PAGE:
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INCE the appearance of the first Aldine Edition of the Poems of Burns, great exertions have been made to obtain materials for a more complete collection of his works than had hitherto been given to the world. With this object, upwards of Two HUNDRED LETTERS OR POEMS, in Burns' own hand-writing, were purchased, many of which had never been printed; while some of those that had been already published afford important variations, and occasionally supply even entire stanzas.

The possession of these valuable manuscripts led to the resolution of giving, for the first time, a collection of Burns' Poems containing all the variations in the text which were either found in former editions, or supplied by the new matter thus obtained. Before explaining the plan which has been adopted, it may be desirable to notice the editions printed in the lifetime, and under the superintendence of the Poet.

The first Edition, entitled "Poems chiefly in the Scottish Dialect, by Robert Burns," printed at Kilmarnock by John Wilson, in August 1786, is a

thin octavo, of 240 pages. It contains a Preface, but no Dedication, and has the following lines, probably written by Burns, on the title-page:

"The simple Bard unbroke by rules of art,-
He pours the wild effusions of the heart:
And if inspir'd, 'tis Nature's pow'rs inspire;

Her's all the melting thrill, and her's the kindling fire.

The second Edition has the same Title without the verses, and was printed at Edinburgh in April 1787, "for the Author, and sold by William Creech," and forms an octavo of 368 pages. It was dedicated "to the Noblemen and Gentlemen of the Caledonian Hunt," and differs from the first edition by not having any Preface, by the insertion of a long list of Subscribers, and by the introduction of many new Poems and Songs. In the same year, the volume was printed in London, "for A. Strahan; T. Cadell, in the Strand; and W. Creech, Edinburgh;" and is called in the title-page, "The Third Edition;" but it differs in no other respect from the Edinburgh impression.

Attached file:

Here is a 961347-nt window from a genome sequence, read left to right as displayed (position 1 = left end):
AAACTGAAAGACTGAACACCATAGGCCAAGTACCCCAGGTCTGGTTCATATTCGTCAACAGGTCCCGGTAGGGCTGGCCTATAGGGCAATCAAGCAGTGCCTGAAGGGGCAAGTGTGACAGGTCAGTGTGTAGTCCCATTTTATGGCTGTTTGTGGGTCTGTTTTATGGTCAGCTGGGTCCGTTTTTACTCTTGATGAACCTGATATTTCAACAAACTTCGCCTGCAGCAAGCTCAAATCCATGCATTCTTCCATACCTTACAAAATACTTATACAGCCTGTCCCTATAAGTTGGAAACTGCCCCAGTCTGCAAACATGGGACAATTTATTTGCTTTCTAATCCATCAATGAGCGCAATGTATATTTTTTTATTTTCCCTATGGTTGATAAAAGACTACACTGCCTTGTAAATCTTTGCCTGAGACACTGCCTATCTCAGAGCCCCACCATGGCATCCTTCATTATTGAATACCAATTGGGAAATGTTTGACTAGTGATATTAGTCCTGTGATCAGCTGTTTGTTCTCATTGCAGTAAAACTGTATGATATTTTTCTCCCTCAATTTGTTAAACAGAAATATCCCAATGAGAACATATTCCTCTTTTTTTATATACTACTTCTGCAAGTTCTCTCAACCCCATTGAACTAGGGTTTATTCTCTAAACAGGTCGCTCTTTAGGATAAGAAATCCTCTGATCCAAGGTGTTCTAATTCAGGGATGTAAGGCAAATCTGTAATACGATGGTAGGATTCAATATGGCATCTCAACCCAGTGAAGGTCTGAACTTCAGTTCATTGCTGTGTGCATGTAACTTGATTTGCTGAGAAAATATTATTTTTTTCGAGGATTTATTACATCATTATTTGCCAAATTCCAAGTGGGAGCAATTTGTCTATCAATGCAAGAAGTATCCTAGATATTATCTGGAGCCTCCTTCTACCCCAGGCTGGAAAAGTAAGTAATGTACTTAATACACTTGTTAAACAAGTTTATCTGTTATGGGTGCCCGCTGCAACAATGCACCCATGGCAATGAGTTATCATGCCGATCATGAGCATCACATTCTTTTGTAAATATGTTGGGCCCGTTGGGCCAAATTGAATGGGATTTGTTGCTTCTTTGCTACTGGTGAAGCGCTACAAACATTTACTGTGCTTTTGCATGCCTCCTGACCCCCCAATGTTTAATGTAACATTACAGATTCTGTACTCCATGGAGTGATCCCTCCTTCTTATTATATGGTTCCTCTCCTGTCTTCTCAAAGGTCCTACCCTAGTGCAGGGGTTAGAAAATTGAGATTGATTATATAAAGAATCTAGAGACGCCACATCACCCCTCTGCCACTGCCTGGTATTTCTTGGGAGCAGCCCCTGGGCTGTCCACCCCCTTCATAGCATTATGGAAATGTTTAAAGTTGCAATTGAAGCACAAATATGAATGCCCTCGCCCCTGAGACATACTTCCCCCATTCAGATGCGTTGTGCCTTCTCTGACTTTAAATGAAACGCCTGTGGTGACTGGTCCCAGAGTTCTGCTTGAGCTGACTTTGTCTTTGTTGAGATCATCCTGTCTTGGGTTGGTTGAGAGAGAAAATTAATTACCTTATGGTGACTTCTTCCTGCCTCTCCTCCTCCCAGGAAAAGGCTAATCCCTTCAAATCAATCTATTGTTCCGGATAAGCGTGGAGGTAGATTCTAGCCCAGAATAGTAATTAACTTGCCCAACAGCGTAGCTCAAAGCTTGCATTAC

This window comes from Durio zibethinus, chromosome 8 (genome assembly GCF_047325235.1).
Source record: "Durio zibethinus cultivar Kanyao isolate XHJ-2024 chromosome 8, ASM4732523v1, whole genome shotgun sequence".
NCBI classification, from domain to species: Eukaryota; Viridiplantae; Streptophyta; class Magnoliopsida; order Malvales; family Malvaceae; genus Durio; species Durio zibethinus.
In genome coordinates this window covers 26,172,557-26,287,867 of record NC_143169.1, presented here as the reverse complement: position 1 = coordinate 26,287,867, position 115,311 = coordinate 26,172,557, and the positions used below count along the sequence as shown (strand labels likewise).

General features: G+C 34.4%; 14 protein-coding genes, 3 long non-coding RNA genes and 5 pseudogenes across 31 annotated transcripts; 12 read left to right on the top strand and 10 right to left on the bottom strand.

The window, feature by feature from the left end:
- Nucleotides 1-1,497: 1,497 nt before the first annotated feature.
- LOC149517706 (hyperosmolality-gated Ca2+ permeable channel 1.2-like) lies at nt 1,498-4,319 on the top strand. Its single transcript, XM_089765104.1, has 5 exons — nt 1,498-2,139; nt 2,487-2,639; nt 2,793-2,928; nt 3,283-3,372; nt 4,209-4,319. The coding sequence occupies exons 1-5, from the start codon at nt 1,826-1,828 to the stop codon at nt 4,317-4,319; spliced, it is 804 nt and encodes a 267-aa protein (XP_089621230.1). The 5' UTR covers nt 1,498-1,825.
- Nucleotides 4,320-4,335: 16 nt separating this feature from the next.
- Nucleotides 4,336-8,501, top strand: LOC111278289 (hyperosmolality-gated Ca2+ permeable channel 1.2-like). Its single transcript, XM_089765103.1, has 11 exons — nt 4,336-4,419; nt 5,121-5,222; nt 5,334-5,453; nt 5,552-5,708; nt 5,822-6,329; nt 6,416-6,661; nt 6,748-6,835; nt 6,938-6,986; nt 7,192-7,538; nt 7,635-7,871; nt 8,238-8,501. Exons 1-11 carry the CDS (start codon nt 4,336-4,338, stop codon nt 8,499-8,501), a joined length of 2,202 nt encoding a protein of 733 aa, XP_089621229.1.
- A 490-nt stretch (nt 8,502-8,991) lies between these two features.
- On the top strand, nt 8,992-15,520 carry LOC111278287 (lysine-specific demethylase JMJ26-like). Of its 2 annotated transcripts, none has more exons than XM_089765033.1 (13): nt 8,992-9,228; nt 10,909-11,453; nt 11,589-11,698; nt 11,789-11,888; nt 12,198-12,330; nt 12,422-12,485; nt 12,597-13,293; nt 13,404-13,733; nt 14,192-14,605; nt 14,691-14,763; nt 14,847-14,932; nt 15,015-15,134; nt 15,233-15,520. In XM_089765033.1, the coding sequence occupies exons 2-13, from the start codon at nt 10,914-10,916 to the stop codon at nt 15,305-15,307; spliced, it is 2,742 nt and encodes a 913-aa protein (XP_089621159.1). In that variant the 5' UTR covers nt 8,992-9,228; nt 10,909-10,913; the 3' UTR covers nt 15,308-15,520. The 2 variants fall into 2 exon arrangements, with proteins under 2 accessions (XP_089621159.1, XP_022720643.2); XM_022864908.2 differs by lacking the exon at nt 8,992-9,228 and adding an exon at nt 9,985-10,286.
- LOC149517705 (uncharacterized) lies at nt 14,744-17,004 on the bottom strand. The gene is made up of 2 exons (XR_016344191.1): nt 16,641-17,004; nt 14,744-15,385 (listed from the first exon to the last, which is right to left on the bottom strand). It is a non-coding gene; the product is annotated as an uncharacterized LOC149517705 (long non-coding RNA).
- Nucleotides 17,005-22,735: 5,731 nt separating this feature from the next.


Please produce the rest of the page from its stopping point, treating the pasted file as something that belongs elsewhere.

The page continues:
The next Edition appeared in April 1793,* in two small octavos, printed at Edinburgh, "for T. Cadell, London, and William Creech, Edinburgh;" and was called "The Second Edition, considerably enlarged," though it differs from the preceding one only in the order in which some of the pieces occur, and by the insertion of "The Lament

* In a Letter to Mr. Miller, written in April 1793, Burns says, "My Poems have just come out in a new Edition; will you do me the honour to accept of a copy?"

for the Earl of Glencairn."* Those volumes were reprinted at Edinburgh, in the same form, with merely a few verbal alterations, and for the same parties, in 1794, which was the last impression of Burns' Works published in his lifetime.†

It is remarkable that the Poet should not have materially added to the Edition of 1793 or that of 1794; but it is certain, that he revised the last one with great care, for in a letter to Mr. James Johnstone, in that year, he says, "I am just now busy correcting a new edition of my Poems, and this with ordinary business, finds me in full employment." As the Edition of 1794 received Burns' last corrections, it has been made the text of this impression. The variations between the Editions of 1787, 1793, and 1794 are very slight; and such as are in any degree curious are pointed out in the notes.